Rep. Scholten says ‘horrific’ conditions at southern border not helped by ‘do-nothing’ votes
A Michigan congresswoman says the political gamesmanship by House Republicans has real-world implications that she saw first hand on a recent trip to the southern border.
First-term U.S. Rep. Hillary Scholten (D-Grand Rapids), joined an eight-person congressional delegation over the weekend for a two-day trip to the southern border.
Led by U.S. Rep. Veronica Escobar (D-Texas), the group also included Democratic Reps. Lauren Underwood of Illinois, Chrissy Houlahan of Pennsylvania, Val Hoyle of Oregon, Greg Landsman of Ohio, Emilia Strong Sykes of Ohio and Joe Courtney of Connecticut.
The delegation heard from local leaders and U.S. Border Patrol (USBP) officials about the ongoing immigration crisis and what resources would best help deal with it.
But Scholten, an attorney who specialized in immigration law prior to winning election to Michigan’s 3rd Congressional District in 2022, tells the Michigan Advance that the havoc at the border was upstaged by Republican leaders in Congress, who clamored for an immigration bill and then killed it without a vote, before setting up a failed vote to impeach U.S. Homeland Security Secretary Alejandro Mayorkas.
“The chaos of the Republican Party right now has real and disastrous consequences for the American people and for those of us right back home in West Michigan,” said Scholten. “Their big attempt at fixing the border was to impeach the Secretary of Homeland Security, and they couldn’t even convince their full membership to get behind that idea. And it failed horrifically.”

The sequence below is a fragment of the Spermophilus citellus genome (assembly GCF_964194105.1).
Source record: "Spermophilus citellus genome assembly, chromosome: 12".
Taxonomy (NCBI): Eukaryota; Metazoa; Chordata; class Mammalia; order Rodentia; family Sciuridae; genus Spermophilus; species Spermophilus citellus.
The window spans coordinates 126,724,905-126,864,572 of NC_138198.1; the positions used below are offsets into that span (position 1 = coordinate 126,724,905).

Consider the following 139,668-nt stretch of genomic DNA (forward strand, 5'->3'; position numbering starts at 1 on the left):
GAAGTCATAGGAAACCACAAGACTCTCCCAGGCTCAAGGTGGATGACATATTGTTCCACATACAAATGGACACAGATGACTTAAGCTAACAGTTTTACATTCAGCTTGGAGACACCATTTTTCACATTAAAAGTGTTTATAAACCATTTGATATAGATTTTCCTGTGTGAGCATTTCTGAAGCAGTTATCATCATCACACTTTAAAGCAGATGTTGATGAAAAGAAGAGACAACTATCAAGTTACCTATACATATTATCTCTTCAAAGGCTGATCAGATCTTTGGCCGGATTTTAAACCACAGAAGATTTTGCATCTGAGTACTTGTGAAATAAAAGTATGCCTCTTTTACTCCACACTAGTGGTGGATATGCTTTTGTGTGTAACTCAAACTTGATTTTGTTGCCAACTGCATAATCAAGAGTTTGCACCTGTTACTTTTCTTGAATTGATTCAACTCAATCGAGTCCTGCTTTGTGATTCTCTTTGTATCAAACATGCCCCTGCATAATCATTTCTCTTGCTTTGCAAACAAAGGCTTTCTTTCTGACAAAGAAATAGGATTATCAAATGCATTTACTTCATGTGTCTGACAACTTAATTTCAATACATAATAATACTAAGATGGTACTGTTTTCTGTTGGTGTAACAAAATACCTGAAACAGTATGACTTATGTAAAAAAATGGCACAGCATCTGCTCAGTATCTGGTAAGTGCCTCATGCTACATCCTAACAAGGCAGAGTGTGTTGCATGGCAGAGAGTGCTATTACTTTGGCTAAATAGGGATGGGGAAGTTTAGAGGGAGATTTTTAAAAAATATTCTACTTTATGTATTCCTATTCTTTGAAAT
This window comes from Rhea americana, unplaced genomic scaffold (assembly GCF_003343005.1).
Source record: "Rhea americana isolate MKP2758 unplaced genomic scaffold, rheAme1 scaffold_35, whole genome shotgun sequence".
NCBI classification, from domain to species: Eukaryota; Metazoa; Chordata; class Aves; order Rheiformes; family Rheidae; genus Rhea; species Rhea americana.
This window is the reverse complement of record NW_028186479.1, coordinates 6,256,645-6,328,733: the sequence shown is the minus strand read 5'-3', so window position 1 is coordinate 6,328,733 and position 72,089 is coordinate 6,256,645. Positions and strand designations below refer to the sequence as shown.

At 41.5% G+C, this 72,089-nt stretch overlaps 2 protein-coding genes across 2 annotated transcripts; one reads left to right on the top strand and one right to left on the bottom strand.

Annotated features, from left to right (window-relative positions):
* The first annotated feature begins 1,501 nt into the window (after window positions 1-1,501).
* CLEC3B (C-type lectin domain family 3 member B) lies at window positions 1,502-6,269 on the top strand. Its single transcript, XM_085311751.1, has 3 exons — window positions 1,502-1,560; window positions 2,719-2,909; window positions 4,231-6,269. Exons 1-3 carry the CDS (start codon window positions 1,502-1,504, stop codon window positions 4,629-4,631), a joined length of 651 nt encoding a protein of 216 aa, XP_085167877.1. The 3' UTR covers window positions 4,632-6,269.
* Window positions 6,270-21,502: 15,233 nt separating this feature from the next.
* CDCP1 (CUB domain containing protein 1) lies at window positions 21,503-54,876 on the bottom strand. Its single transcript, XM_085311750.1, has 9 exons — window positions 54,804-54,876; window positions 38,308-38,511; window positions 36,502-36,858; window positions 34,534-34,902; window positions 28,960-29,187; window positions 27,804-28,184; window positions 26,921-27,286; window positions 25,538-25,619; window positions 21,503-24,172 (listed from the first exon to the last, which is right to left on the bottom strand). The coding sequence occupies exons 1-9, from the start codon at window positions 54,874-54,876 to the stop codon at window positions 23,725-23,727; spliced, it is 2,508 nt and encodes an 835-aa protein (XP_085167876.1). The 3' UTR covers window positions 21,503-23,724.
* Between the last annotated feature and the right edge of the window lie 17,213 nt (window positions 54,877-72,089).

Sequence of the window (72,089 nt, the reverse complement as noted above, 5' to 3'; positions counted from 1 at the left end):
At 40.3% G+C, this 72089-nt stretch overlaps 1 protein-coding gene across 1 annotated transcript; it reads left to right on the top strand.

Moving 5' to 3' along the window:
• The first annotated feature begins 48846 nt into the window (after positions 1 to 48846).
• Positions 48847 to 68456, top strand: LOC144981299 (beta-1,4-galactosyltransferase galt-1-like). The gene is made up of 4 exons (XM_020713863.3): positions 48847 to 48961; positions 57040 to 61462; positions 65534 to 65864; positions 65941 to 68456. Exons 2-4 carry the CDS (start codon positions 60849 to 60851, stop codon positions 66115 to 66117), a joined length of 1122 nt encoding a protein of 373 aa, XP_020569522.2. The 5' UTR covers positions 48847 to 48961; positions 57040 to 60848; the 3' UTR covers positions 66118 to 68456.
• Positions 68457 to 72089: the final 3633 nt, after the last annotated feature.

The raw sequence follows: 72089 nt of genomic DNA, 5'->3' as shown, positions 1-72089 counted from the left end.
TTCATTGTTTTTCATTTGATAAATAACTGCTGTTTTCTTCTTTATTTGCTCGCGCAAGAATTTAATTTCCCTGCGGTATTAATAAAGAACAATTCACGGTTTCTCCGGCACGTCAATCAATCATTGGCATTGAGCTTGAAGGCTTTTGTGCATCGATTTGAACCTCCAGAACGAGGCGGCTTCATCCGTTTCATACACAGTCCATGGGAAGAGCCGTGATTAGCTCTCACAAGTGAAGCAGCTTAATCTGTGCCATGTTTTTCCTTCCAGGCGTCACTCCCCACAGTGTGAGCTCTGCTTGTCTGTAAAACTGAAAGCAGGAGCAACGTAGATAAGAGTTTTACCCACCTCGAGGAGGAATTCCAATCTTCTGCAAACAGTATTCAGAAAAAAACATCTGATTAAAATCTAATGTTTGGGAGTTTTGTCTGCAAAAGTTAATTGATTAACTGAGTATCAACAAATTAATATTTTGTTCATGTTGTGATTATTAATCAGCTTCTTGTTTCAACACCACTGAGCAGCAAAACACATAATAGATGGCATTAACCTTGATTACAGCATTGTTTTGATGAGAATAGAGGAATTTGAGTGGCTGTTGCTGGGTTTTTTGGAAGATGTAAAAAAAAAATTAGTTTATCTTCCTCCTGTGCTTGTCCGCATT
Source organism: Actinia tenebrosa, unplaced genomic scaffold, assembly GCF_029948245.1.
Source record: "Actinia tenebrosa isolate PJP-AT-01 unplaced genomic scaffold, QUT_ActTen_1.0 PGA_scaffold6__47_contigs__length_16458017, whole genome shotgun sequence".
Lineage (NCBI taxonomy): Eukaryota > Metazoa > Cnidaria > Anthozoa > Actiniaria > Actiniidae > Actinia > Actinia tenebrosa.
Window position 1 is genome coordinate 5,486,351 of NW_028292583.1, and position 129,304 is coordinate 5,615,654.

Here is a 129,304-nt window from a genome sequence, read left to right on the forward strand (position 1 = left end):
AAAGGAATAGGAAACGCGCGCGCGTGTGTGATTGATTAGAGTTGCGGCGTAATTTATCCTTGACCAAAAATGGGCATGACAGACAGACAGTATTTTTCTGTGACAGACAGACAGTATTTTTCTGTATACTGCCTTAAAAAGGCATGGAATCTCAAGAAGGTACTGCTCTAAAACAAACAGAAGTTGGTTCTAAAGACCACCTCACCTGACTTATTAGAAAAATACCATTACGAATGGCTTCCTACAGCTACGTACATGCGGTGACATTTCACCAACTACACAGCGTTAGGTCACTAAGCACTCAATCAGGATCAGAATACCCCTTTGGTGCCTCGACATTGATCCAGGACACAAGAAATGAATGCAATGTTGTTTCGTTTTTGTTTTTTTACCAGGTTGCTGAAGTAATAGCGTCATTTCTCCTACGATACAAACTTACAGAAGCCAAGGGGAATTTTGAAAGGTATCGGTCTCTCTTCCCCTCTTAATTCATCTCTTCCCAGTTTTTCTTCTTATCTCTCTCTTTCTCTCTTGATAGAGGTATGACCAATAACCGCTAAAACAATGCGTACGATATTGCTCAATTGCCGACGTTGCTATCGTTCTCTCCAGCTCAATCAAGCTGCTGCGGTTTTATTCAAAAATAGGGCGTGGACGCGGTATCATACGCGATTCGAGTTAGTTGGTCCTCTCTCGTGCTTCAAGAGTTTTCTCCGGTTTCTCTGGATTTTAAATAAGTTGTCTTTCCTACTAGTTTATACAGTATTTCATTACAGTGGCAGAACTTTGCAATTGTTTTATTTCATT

Scholten said that the political maneuvering has only worsened an immigration crisis in the country.
“I just was down at the southern border and saw firsthand, the absolute disarray. It has national security implications, economic implications, and humanitarian implications,” she said. “These are desperate individuals coming to the United States, as many of our ancestors did, fleeing oppressive governments or looking for work and a better life. But the system is very disorderly, and that does present national security concerns..
Scholten said she and her colleagues toured the international Paso del Norte Bridge, a port of entry facility that connects El Paso, Texas, to Ciudad Juárez, Chihuahua. During the tour, she says she spoke with USBP officials about agents having to scan over 250 migrants a day at the facility for fentanyl with just one scanner.
“What I saw was truly overwhelming. There are just far more individuals who are crossing over and, and coming to the border every single day than we have personnel or infrastructure to deal with.”
That experience only strengthened Scholten’s resolve to call on House Republican leadership to bring forth the Dignity Act, which she called “the only bipartisan comprehensive immigration reform bill in Congress.”
The bill, introduced in May by a bipartisan group of six U.S. House lawmakers, including Scholten, seeks to solve three immigration issues. It would address the plight of the millions of undocumented people who are already working and living in the U.S.; reform the border process to bring a humanitarian approach to processing migrants; and create processing centers in other countries to help migrants understand the hurdles involved in making an asylum claim before they set out for the U.S. border.
“The aspects of that bill match up point for point to the problems that are being faced at the southern border,” she said. “For example, one of the biggest issues is simply flow. There are too many individuals that want to cross every single day, and too few border patrol agents and too small of buildings to deal with it.”